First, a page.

Dashcams have become one of the primary forms of evidence relied upon in motor vehicle accidents and other motoring-related incidents, from recording the cause of an accident to ascertaining who is ultimately liable in the event of insurance claims or even lawsuits. With their visual record, dashcams have also assisted in reducing instances of corruption by police officials.
But more than this, dashcams have borne witness to many other forms of misconduct, such as theft, striking, public violence and assault, trespassing, and even hijacking. Currently, there is no law clarifying whether dashcams are legal or whether their footage may be used in legal proceedings. In reality, however, the audio-visual evidence they provide has been used in many lawsuits for more than cases involving vehicles or traffic offences. The same goes for video evidence obtained via CCTV or cell phone recordings.
If video evidence is reliable and is obtained within the confines of the law, there is no reason why it should not be used and why such footage recording other forms of illegality may not be relied upon. Given the number of instances of criminal activity taking place in South Africa, dash cams have become beneficial not only for driver safety and insurance reasons.
In the agricultural sector, for example, dashcam footage can be used to prove instances of employee misconduct, trespassing livestock, damage to property, theft, and other such misconduct found in a farming environment. Some farmers even install dashcams in their tractors to monitor how the machinery is being operated or when needing to drive on the national roads.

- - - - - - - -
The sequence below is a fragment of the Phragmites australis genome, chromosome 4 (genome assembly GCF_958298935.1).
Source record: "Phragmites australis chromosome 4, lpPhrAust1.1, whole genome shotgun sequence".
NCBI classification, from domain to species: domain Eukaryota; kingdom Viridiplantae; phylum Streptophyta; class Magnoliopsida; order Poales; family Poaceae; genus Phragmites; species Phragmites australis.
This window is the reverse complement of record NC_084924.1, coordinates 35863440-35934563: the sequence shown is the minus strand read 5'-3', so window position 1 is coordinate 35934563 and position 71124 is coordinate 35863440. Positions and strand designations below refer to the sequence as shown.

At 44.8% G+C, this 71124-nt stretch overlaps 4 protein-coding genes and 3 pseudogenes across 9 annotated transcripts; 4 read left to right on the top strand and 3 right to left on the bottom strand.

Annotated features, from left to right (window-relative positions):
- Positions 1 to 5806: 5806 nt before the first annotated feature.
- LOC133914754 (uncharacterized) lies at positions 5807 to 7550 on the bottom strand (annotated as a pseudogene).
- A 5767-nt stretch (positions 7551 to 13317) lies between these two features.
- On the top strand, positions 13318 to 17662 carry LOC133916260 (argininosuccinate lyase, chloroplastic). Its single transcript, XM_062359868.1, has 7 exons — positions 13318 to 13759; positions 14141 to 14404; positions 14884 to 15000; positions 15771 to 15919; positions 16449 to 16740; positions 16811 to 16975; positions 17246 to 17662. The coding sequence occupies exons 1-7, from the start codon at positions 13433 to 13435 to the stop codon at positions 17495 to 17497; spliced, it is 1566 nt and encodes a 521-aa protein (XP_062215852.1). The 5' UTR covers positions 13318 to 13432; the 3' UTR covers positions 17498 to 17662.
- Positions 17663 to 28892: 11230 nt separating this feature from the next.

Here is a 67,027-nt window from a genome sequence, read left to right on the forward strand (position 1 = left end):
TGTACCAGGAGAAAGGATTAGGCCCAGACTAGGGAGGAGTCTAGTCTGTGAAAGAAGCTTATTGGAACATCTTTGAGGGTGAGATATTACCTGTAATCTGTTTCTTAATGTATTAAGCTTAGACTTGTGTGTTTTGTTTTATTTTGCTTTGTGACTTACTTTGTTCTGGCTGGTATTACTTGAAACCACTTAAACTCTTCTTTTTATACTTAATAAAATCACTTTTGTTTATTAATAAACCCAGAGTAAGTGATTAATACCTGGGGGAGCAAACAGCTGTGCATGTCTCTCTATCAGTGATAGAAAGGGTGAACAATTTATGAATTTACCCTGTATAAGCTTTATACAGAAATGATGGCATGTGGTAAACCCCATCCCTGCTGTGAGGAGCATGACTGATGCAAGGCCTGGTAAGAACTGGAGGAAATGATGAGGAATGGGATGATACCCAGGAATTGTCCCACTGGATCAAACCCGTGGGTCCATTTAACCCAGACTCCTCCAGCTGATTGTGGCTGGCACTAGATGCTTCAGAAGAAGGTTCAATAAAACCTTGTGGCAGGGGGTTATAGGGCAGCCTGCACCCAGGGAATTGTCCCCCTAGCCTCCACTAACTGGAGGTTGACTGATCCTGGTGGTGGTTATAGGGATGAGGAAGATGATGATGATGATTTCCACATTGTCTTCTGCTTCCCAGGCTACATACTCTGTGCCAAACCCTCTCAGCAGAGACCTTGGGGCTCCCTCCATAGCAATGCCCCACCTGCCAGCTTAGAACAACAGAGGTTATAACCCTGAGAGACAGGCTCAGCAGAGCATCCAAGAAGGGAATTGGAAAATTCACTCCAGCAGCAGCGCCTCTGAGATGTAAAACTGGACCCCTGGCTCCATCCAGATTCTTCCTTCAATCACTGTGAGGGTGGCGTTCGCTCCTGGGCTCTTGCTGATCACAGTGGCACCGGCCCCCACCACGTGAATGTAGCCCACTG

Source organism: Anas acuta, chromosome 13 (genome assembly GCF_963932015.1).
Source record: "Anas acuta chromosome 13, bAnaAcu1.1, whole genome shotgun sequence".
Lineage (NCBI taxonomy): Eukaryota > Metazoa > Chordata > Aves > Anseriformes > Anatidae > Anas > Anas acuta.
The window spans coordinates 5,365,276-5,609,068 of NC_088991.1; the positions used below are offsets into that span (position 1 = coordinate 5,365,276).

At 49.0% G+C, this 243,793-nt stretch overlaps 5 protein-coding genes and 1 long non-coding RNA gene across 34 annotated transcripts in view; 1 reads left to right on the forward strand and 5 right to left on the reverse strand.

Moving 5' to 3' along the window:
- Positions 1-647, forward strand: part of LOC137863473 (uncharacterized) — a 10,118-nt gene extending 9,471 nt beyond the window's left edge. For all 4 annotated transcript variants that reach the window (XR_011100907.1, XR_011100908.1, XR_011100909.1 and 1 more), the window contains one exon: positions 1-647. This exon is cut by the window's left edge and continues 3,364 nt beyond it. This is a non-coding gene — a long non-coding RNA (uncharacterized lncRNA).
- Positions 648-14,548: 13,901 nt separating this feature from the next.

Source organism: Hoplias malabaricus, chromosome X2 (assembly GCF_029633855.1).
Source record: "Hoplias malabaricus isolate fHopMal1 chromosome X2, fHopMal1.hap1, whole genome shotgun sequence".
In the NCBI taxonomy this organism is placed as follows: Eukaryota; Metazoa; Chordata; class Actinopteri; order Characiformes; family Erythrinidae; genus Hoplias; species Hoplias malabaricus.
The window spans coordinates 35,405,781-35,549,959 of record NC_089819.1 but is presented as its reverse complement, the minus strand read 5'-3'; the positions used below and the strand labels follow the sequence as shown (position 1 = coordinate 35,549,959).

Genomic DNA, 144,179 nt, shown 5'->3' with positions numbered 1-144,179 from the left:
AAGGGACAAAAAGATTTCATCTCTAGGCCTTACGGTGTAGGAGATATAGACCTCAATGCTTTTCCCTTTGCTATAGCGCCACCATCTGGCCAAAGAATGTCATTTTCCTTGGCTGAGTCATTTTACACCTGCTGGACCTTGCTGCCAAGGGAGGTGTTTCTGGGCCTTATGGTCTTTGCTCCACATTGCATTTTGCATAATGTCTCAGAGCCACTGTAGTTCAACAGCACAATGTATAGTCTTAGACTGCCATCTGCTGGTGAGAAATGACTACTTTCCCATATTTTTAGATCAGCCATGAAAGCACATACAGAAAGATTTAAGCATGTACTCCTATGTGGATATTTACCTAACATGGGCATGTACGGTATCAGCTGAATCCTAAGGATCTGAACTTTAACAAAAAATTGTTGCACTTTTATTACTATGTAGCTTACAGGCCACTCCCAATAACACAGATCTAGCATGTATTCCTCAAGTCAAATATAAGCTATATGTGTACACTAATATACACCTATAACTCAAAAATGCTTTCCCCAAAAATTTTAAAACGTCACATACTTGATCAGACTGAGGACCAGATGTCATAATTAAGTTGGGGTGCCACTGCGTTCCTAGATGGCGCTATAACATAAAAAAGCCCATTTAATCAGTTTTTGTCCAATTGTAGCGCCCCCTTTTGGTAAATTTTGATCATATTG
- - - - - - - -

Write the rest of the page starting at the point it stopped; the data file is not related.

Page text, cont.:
In instances of employees misusing equipment or misconducting themselves, or where the recordings happen to capture other incidents nearby, the recordings may thus be utilised in disciplinary proceedings or other applicable forums.
Before relying on dashcam footage, however, bear in mind that the degree to which such video evidence may be allowed will depend on the court’s discretion. Moreover, the onus may rest on the owner of the footage to prove that it has not been tampered with, for example, that it has not been transmitted elsewhere and the video remained with the car.
It is also worth mentioning, given the application of the Protection of Personal Information Act of 2013 and the Cybercrimes Act of 2020, that when you have a dashcam that records your passengers, you give them notice that they are being recorded and limit the use and sharing of such footage. This is because the privacy of individuals is highly regulated in terms of these pieces of legislation.
Footage obtained via dashcam is thus used in more than just the context of road-related incidents. It is advisable that individuals use this technology as a readily available source of security and a reliable source of evidence where needed.